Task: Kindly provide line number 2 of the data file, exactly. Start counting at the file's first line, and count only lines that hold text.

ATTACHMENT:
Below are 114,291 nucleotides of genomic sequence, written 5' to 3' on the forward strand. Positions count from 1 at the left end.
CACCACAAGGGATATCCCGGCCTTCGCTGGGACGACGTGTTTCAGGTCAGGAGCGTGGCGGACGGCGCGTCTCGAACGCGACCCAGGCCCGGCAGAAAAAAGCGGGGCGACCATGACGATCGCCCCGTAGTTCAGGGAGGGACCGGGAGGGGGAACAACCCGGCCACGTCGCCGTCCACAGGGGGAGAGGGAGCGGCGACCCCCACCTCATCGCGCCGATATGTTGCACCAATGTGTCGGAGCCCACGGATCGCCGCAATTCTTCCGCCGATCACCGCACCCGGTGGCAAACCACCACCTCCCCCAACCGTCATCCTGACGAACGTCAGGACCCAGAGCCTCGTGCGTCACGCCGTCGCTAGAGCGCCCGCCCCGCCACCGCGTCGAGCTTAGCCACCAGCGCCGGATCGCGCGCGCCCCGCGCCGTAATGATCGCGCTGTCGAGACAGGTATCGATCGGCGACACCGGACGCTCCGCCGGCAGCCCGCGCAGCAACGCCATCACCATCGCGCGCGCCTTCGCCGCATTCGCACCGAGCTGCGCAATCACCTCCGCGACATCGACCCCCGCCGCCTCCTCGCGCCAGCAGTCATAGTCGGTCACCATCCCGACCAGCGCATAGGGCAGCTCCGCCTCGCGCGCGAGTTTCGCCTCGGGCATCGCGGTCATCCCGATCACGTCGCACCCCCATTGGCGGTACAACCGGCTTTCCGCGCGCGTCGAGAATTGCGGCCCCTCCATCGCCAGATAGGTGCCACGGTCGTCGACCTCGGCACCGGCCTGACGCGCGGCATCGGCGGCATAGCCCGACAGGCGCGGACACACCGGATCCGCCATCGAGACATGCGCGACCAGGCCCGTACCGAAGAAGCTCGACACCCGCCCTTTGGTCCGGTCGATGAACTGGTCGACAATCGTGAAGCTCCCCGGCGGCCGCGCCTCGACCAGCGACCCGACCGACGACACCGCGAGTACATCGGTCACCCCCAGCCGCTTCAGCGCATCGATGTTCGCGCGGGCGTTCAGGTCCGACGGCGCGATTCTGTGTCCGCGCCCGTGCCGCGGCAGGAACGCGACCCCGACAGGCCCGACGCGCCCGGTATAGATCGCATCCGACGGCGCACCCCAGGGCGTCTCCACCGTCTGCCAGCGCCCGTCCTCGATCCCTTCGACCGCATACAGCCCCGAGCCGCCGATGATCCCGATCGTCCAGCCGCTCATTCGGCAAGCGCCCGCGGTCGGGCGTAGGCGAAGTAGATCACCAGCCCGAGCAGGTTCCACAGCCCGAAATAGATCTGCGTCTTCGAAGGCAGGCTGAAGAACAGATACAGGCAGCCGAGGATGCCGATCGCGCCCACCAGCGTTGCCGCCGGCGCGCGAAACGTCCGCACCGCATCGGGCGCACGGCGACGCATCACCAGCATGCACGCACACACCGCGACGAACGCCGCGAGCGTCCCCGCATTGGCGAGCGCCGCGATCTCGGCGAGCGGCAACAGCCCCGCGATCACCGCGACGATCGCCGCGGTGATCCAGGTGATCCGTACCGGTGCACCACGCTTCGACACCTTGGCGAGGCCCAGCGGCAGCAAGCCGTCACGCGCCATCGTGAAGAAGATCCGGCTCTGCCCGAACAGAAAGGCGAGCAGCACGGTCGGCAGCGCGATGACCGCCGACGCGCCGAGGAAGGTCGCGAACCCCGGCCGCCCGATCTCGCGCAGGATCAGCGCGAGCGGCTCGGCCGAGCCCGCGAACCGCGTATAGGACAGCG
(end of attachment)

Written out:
CACCACAAGGGATATCCCGGCCTTCGCTGGGACGACGTGTTTCAGGTCAGGAGCGTGGCGGACGGCGCGTCTCGAACGCGACCCAGGCCCGGCAGAAAAAAGCGGGGCGACCATGACGATCGCCCCGTAGTTCAGGGAGGGACCGGGAGGGGGAACAACCCGGCCACGTCGCCGTCCACAGGGGGAGAGGGAGCGGCGACCCCCACCTCATCGCGCCGATATGTTGCACCAATGTGTCGGAGCCCACGGATCGCCGCAATTCTTCCGCCGATCACCGCACCCGGTGGCAAACCACCACCTCCCCCAACCGTCATCCTGACGAACGTCAGGACCCAGAGCCTCGTGCGTCACGCCGTCGCTAGAGCGCCCGCCCCGCCACCGCGTCGAGCTTAGCCACCAGCGCCGGATCGCGCGCGCCCCGCGCCGTAATGATCGCGCTGTCGAGACAGGTATCGATCGGCGACACCGGACGCTCCGCCGGCAGCCCGCGCAGCAACGCCATCACCATCGCGCGCGCCTTCGCCGCATTCGCACCGAGCTGCGCAATCACCTCCGCGACATCGACCCCCGCCGCCTCCTCGCGCCAGCAGTCATAGTCGGTCACCATCCCGACCAGCGCATAGGGCAGCTCCGCCTCGCGCGCGAGTTTCGCCTCGGGCATCGCGGTCATCCCGATCACGTCGCACCCCCATTGGCGGTACAACCGGCTTTCCGCGCGCGTCGAGAATTGCGGCCCCTCCATCGCCAGATAGGTGCCACGGTCGTCGACCTCGGCACCGGCCTGACGCGCGGCATCGGCGGCATAGCCCGACAGGCGCGGACACACCGGATCCGCCATCGAGACATGCGCGACCAGGCCCGTACCGAAGAAGCTCGACACCCGCCCTTTGGTCCGGTCGATGAACTGGTCGACAATCGTGAAGCTCCCCGGCGGCCGCGCCTCGACCAGCGACCCGACCGACGACACCGCGAGTACATCGGTCACCCCCAGCCGCTTCAGCGCATCGATGTTCGCGCGGGCGTTCAGGTCCGACGGCGCGATTCTGTGTCCGCGCCCGTGCCGCGGCAGGAACGCGACCCCGACAGGCCCGACGCGCCCGGTATAGATCGCATCCGACGGCGCACCCCAGGGCGTCTCCACCGTCTGCCAGCGCCCGTCCTCGATCCCTTCGACCGCATACAGCCCCGAGCCGCCGATGATCCCGATCGTCCAGCCGCTCATTCGGCAAGCGCCCGCGGTCGGGCGTAGGCGAAGTAGATCACCAGCCCGAGCAGGTTCCACAGCCCGAAATAGATCTGCGTCTTCGAAGGCAGGCTGAAGAACAGATACAGGCAGCCGAGGATGCCGATCGCGCCCACCAGCGTTGCCGCCGGCGCGCGAAACGTCCGCACCGCATCGGGCGCACGGCGACGCATCACCAGCATGCACGCACACACCGCGACGAACGCCGCGAGCGTCCCCGCATTGGCGAGCGCCGCGATCTCGGCGAGCGGCAACAGCCCCGCGATCACCGCGACGATCGCCGCGGTGATCCAGGTGATCCGTACCGGTGCACCACGCTTCGACACCTTGGCGAGGCCCAGCGGCAGCAAGCCGTCACGCGCCATCGTGAAGAAGATCCGGCTCTGCCCGAACAGAAAGGCGAGCAGCACGGTCGGCAGCGCGATGACCGCCGACGCGCCGAGGAAGGTCGCGAACCCCGGCCGCCCGATCTCGCGCAGGATCAGCGCGAGCGGCTCGGCCGAGCCCGCGAACCGCGTATAGGACAGCG